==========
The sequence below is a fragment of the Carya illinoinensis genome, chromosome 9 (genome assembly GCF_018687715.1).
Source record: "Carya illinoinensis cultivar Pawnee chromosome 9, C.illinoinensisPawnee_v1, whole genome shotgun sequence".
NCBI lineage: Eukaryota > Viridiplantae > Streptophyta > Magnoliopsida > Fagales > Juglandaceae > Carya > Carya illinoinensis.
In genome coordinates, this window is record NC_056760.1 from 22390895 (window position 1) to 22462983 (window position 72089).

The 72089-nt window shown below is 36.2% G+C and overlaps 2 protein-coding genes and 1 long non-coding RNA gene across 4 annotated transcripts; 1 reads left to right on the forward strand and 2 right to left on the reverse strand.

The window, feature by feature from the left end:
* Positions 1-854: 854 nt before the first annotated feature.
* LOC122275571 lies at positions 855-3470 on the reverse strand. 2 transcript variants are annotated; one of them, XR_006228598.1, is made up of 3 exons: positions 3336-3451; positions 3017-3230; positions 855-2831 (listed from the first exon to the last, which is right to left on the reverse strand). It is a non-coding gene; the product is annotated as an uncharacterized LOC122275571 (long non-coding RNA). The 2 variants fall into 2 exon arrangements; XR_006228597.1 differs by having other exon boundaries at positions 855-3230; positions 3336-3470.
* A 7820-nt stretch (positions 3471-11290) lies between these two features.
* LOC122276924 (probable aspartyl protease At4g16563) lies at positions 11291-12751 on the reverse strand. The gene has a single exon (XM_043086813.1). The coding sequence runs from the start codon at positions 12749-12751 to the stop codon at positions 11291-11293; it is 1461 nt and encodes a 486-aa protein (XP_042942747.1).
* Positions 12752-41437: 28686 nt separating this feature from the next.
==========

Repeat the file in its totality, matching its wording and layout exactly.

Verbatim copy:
The sequence below is a fragment of the Carya illinoinensis genome, chromosome 9 (genome assembly GCF_018687715.1).
Source record: "Carya illinoinensis cultivar Pawnee chromosome 9, C.illinoinensisPawnee_v1, whole genome shotgun sequence".
NCBI lineage: Eukaryota > Viridiplantae > Streptophyta > Magnoliopsida > Fagales > Juglandaceae > Carya > Carya illinoinensis.
In genome coordinates, this window is record NC_056760.1 from 22390895 (window position 1) to 22462983 (window position 72089).

The 72089-nt window shown below is 36.2% G+C and overlaps 2 protein-coding genes and 1 long non-coding RNA gene across 4 annotated transcripts; 1 reads left to right on the forward strand and 2 right to left on the reverse strand.

The window, feature by feature from the left end:
* Positions 1-854: 854 nt before the first annotated feature.
* LOC122275571 lies at positions 855-3470 on the reverse strand. 2 transcript variants are annotated; one of them, XR_006228598.1, is made up of 3 exons: positions 3336-3451; positions 3017-3230; positions 855-2831 (listed from the first exon to the last, which is right to left on the reverse strand). It is a non-coding gene; the product is annotated as an uncharacterized LOC122275571 (long non-coding RNA). The 2 variants fall into 2 exon arrangements; XR_006228597.1 differs by having other exon boundaries at positions 855-3230; positions 3336-3470.
* A 7820-nt stretch (positions 3471-11290) lies between these two features.
* LOC122276924 (probable aspartyl protease At4g16563) lies at positions 11291-12751 on the reverse strand. The gene has a single exon (XM_043086813.1). The coding sequence runs from the start codon at positions 12749-12751 to the stop codon at positions 11291-11293; it is 1461 nt and encodes a 486-aa protein (XP_042942747.1).
* Positions 12752-41437: 28686 nt separating this feature from the next.